Before we all get too excited…

Just the thing to distract me from packing for the holidays… I’ve decided to pull this up from a comment to a blog.

After the first flush of excitement the next questions are:

What impact would a Conservative/ Ulster Unionist alliance have on the politics of power sharing? The move seems likely to provoke a quickening response on the nationalist side. Will the SDLP and Fianna Fail go tit-for tat? Might mergers heighten or reduce the border issue between the UK and Ireland as well as between the local party groups; or would they use them to develop the three- stranded relationship? Intriguing stuff. But there are big risks as well as opportunities in all of this…

One basic flaw in the historic Ulster Unionist position is that while they have felt themselves part of the British State, they have never truly belonged to the British “political nation”. Sometimes Ulster and British unionism coalesced as in 1910-1914 at the pre-natal stage of the original Northern Ireland State. Interests traumatically diverged at the imposition of Direct Rule in 1972.

The cement of the political nation is the system of major parties to which the Unionist don’t belong, in spite of historic links. Playing the minor parties game at Westminster only emphasises their outsider role.

If the UU aim is to revive the old Molyneaux/Powell ambition of full integration, it is doomed to failure. Constitutionally it was just viable, (even if politically a non-starter) up to 1972 and even 1998, just about. The GFA changed all that and no British government will roll it back.
In the short term, I can’t see the political earth moving over support for Jim Nicholson’s re-election as MEP next year. For the next Westminster election, a major quick dividend for the UUs seems unlikely. Any UU dreams of an all-out, Cameron-led assault on all DUP strongholds seem fated to stay fantasy. Foster-like wrangling over nominations is unlikely to cease to put it mildly ( eg south Belfast). Cameron facing perhaps a hung Parliament or a narrow majority, is unlikely to burn his boats with the DUP. For him, UU links are not so much an electoral ploy. Rather, they are a small banker for the election and represent a counterweight to the pull of little England by developing pro-union links where the Conservatives barely exist. The Conservative leader in other words is preparing to govern an asymmetrical Union without conceding the rest of the UK outside England to parties like the SNP who are outside the “political nation,” by virtue of their nationalism. Alignment with the UUs is a modest part of the Conservative fightback in S,W and NI.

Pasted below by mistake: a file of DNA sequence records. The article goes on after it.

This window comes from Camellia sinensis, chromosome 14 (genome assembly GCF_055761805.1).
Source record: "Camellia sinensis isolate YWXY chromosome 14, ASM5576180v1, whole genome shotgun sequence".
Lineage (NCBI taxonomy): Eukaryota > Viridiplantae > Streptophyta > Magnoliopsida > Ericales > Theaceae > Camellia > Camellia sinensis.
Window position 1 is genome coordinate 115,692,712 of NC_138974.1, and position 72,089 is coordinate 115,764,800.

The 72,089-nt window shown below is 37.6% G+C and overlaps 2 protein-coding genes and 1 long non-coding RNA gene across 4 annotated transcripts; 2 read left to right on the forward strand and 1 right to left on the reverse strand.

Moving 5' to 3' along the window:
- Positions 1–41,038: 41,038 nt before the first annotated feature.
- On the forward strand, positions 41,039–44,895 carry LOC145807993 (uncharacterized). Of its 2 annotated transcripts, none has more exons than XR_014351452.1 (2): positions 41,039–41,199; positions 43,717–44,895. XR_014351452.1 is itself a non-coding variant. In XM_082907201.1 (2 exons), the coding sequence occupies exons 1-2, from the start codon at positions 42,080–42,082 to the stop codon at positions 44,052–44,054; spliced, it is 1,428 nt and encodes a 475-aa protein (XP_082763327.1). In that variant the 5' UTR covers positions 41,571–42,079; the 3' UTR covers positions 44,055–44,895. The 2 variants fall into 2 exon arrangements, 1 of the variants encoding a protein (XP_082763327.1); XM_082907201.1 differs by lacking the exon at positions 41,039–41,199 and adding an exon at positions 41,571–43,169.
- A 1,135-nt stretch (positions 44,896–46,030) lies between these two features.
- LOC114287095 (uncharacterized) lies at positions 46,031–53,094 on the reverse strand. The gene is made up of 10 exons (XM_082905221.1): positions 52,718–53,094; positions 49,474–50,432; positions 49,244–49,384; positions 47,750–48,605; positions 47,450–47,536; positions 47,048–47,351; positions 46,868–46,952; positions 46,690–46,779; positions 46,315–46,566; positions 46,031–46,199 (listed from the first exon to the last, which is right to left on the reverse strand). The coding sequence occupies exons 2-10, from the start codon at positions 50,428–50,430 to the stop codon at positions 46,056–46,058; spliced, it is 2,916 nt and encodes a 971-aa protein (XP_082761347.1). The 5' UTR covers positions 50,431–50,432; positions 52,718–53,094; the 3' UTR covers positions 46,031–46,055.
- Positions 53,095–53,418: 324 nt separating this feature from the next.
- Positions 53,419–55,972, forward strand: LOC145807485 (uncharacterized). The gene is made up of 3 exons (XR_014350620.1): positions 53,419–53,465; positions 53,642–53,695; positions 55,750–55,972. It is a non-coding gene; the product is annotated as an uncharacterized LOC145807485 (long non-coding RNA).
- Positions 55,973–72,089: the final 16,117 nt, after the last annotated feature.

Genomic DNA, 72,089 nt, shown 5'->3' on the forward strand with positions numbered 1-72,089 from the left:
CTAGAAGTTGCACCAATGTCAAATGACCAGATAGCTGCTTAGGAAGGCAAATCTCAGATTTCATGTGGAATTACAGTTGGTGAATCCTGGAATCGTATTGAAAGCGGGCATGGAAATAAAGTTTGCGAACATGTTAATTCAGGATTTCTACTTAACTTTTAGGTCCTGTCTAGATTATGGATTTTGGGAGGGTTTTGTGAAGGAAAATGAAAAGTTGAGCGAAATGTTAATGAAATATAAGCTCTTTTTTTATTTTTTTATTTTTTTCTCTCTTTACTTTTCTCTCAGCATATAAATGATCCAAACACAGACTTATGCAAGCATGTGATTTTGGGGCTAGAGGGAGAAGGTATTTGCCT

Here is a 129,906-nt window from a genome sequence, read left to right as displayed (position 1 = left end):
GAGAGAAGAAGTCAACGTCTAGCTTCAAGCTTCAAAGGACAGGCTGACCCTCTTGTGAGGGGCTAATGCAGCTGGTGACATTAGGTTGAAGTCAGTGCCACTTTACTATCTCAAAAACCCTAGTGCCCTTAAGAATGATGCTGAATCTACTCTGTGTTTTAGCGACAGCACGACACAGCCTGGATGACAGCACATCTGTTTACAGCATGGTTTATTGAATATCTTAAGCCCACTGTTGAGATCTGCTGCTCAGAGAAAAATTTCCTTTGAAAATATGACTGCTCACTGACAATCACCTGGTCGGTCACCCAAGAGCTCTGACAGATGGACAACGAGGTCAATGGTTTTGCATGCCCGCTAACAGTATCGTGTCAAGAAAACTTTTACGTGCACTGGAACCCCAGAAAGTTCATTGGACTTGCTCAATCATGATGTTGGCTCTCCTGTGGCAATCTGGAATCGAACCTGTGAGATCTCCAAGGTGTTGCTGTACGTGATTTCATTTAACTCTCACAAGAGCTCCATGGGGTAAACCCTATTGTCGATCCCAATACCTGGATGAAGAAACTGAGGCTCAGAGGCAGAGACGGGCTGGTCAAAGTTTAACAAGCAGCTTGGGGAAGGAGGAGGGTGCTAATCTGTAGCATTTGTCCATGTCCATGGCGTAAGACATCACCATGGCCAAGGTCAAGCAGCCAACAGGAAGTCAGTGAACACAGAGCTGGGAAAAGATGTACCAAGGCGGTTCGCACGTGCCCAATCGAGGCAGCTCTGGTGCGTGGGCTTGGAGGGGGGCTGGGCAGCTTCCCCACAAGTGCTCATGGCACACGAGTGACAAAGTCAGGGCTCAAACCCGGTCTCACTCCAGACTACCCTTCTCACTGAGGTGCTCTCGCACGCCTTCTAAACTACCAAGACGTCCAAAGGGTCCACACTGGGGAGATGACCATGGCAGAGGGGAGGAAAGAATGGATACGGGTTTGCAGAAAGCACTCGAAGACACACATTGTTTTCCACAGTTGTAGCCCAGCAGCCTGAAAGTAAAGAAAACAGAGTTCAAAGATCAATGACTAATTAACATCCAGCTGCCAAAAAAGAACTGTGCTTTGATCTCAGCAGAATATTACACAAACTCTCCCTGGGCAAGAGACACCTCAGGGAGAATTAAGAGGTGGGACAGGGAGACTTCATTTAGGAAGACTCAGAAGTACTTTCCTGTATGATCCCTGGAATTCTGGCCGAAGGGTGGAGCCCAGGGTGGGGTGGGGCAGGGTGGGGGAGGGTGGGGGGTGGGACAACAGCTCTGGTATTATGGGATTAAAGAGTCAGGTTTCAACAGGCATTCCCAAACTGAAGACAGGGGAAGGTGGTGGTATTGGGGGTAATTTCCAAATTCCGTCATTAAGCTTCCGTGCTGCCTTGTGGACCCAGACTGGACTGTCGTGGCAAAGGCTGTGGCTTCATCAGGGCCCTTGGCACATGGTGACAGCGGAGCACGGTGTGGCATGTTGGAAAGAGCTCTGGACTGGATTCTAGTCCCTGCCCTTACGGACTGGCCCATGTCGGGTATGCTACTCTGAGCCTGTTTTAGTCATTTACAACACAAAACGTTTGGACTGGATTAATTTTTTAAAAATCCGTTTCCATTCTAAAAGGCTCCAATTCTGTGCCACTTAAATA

Locally, the SDLP as the other party in danger of eclipse faces similar opportunities and risks. For both, associations with bigger political brands could boost their morale and perhaps even save them.
But come election time, political momentum would be unpredictable. With a merged identity or an electoral pact, Conservative/UU on the one hand and FF/SDLP on the other could prove a huge distraction from getting down to power sharing and heighten the border and identity questions, when that’s the last thing needed.

What other role can there be for the UUs and the SDLP than narrowing the sectarian divide? What would absorption or alliance with metropolitan parties do to stimulate cross- community voting, surely the essential stimulus for creating even the glimmer of a chance for a voluntary coalition one day?

At worst, inappropriate links could even cut across the two parties’ long term interests and hamper the prospects for a stable political future.

How ironic would it be for SF and the DUP to be left posing as the real champions of power sharing which the UUs and SDLP had essentially shaped.

Sinn Fein have no such problems of synergies, as the only “national” party on either side of the divide. On the other hand, they have no fall back either. Is their choice not “a United Ireland or nothing” or lapsing into moderate nationalism in a couple of decades or so?

For their part, both sets of national parties in London and Dublin have greater responsibilities than synergies with the locals. They must take care not to allow any talk of party partnerships to become a distraction from the real imperative for Northern Ireland, which is to make power sharing government work.

Any suggestion that the pulls of London or Dublin are any sort of alternative, when you look at it, is mutually self-defeating.

But if such alliances were invoked by London and Dublin to press local noses to the grindstone of good government by power-sharing, then they might be worthwhile after all.